By David Edwards, The Raw Story
The 99 percent movement, which has been evicted from many of their encampments across the country, is finding common cause with thousands of homeowners who are also being evicted from their homes.
Even though the movement has often been criticized for a lack of defined goals, Tuesday’s “Occupy Our Homes” action in at least 20 cities makes it clear that they are standing up to banks to reverse foreclosures.
“We’re in the neighborhood in New York City that had the highest number of foreclosure filings in 2010 to send a message that the economy is failing the 99 percent,” Vocal New York organizer Sean Barry told Raw Story from a Brooklyn neighborhood as about 200 protesters chanted in the background.
“We’re here because [there are] a lot of empty buildings owned by Wall Street banks and we’re going to liberate them.”
Tasha Glasgow, the single mother of a 9-year-old daughter and a 5-year-old son, was expected to be one of the first occupants of a reclaimed home. Barry said that Glasgow, who had been in and out of the shelter system in New York City, had been slated to get a Section 8 voucher before budget cuts by Mayor Michael Bloomberg put an end to that promise.
“We’ve gained access to the home, and we’ve got the support of the neighbors,” Barry explained. “They’re going to start occupying it. … And then, there’s going to be 24/7 eviction defense by Occupy Wall Street.”
There were over 40 events planned in more than 20 cities Tuesday, but that is just the beginning.
“When it comes to Wall Street’s control over our economy, our democracy and our lives, there’s few better examples than the housing crisis,” Barry noted. “Occupy Wall Street is going to continue to support this national Occupy Our Homes campaign, and both defend homeowners who are being threatened with eviction due to foreclosure, and to move families that need homes into vacant buildings that banks are just sitting on.”
David Edwards has served as an editor at Raw Story since 2006. His work can also be found at Crooks & Liars, and he’s also been published at The BRAD BLOG. He came to Raw Story after working as a network manager for the state of North Carolina and as as engineer developing enterprise resource planning software. Follow him on Twitter at @DavidEdwards.
By Arthur Delaney, Huffington Post
Bobby Hull is scheduled to be evicted from his Minneapolis house in February, but he won’t leave without a fuss. He’s invited 100 people from the local version of the Occupy Wall Street movement on Tuesday to protest his foreclosure.
Hull said he doesn’t know if the attention will help him win back his home, which Bank of America sold at a sheriff’s sale in August, but he considers the effort worthwhile no matter what.
“If I lose it, I lose it. But I might be able to open the door for somebody else,” Hull told HuffPost. “It might inspire somebody else to stand up and say, ‘Yeah, you’re right, what the banks are doing is wrong.'”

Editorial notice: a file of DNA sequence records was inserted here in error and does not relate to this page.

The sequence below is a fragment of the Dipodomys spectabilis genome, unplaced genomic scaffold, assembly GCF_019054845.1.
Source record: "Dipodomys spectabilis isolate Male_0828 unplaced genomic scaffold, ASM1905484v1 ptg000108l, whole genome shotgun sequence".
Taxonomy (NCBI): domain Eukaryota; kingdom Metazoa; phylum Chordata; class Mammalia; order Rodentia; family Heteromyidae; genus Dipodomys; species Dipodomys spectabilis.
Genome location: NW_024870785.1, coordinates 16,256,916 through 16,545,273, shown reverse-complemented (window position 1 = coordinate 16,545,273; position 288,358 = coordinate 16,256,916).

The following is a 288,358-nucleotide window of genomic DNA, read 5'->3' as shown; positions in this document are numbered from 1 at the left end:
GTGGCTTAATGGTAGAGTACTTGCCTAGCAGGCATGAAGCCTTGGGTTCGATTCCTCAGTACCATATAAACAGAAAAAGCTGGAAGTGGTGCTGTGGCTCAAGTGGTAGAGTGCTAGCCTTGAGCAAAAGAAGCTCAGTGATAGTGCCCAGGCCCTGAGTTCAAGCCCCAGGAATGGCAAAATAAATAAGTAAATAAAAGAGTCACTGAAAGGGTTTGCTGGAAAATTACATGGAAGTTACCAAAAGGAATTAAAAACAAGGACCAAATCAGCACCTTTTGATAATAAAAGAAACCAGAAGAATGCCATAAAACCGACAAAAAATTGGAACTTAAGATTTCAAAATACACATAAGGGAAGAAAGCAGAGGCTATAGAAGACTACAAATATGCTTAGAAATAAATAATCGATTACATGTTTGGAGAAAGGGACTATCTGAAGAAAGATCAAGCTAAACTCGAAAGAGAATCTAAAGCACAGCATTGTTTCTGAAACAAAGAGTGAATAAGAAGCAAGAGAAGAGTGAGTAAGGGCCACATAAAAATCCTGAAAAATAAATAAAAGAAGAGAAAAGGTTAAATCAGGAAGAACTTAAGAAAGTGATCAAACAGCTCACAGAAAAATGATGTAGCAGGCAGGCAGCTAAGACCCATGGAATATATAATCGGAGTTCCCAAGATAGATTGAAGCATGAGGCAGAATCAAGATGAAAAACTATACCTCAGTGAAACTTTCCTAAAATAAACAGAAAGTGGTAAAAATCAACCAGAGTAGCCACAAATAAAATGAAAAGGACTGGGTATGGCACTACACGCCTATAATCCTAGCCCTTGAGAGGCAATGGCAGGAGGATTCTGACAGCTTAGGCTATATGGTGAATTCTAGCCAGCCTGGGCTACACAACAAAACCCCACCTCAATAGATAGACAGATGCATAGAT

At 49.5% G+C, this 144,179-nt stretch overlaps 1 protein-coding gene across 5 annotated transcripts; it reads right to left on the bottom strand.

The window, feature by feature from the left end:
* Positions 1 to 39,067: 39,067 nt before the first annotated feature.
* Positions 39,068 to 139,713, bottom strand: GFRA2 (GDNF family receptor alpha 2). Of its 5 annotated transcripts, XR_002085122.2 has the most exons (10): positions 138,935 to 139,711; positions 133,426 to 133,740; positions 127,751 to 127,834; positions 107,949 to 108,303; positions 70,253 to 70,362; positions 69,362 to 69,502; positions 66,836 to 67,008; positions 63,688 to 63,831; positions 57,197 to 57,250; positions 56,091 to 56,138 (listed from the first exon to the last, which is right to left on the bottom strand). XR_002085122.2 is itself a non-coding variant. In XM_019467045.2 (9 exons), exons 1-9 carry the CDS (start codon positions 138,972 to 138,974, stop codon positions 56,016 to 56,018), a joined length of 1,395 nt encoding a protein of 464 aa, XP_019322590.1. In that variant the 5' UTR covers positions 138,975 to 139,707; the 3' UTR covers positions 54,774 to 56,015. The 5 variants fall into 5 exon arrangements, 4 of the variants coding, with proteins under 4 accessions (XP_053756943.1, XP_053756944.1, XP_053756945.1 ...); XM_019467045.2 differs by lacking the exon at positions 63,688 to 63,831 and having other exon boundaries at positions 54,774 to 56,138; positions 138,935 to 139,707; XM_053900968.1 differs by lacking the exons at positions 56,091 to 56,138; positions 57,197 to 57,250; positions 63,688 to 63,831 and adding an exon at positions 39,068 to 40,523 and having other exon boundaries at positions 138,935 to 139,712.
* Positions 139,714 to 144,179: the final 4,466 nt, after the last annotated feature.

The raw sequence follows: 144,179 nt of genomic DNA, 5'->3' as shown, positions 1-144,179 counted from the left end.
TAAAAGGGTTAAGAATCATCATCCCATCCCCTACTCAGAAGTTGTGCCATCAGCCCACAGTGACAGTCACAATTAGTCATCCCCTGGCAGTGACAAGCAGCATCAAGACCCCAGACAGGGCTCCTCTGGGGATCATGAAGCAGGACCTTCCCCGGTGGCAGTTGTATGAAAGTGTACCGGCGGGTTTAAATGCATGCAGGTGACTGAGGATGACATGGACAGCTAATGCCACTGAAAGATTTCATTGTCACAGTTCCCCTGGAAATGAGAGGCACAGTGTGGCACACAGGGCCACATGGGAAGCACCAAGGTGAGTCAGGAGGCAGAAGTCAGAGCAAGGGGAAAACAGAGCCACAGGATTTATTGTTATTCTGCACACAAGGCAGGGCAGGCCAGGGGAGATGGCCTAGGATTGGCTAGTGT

That’s the idea behind the action at Hull’s house: to draw attention to an unending foreclosure crisis. The rally is one of several events scheduled across the country as the Occupy Wall Street movement, defined in part by its broad critique of economic inequality, focuses in on the narrower issue of housing. Events like the rally at Hull’s house will occur in more than a dozen cities, according to organizers, who have received help from more traditional community organizing and labor groups.
The “Occupy Our Homes” protests come as banks face a reckoning for foreclosure malfeasance nationwide. A coalition of state law enforcement officials and the Obama administration have sought a settlement with the biggest lenders over rogue foreclosures and poor treatment of homeowners. But the talks, led by Iowa Attorney General Tom Miller, have dragged on for longer than a year, and several state attorneys general have defected because they say the $25 billion settlement Miller’s seeking is too small and would let banks off the hook for too much bad business.
From Democracy Now!
“The banks are occupying many of our homes. And we are removing the banks from their occupation, and we’re liberating those homes.” -Max Rameau
A loose-knit coalition of activists known as “Occupy Homes” is working to stave off pending evictions by occupying homes at risk of foreclosure when tenants enlist its support. The movement has recently enjoyed a number of successes. We speak with Monique White, a Minneapolis resident who is facing foreclosure and recently requested the help of Occupy Minneapolis. Now two dozen of its members are occupying her home in order to stave off eviction. We are also joined by Nick Espinosa, an organizer with Occupy Minneapolis, and Max Rameau, a key organizer with Take Back the Land, who for the past five years has worked on direct actions that reclaim and occupy homes at risk of foreclosure. “The banks are actually occupying our homes,” Rameau says. “This sets up for an incredible movement, where we have a one-two punch. On the one hand, we’re occupying them on their turf, and on the other, we’re liberating our own turf so that human beings can have access to housing, rather than them sitting vacant so that corporations can benefit from them sometime in the future.”
Read the full story here.
Related: Occupy defends the homefront
Following their evictions, six families have occupied empty housing in Parma, Italy and are refusing to leave. Below is a translation of a statement from the ‘Parma Housing Rights Network’.
The crisis hits hard and indiscriminately. Just a little bad luck and suddenly you can’t find the minimum social guarantee and well-being that allows you to have a peaceful life.
Migrants, who are the weakest link in the chain because they are blackmailed at all levels, and young people are seeing more and more that they are being denied any prospect of a future. But the crisis is beginning to hit many Italian families and individuals hard, even the Parmigiani [people from Parma – ed.].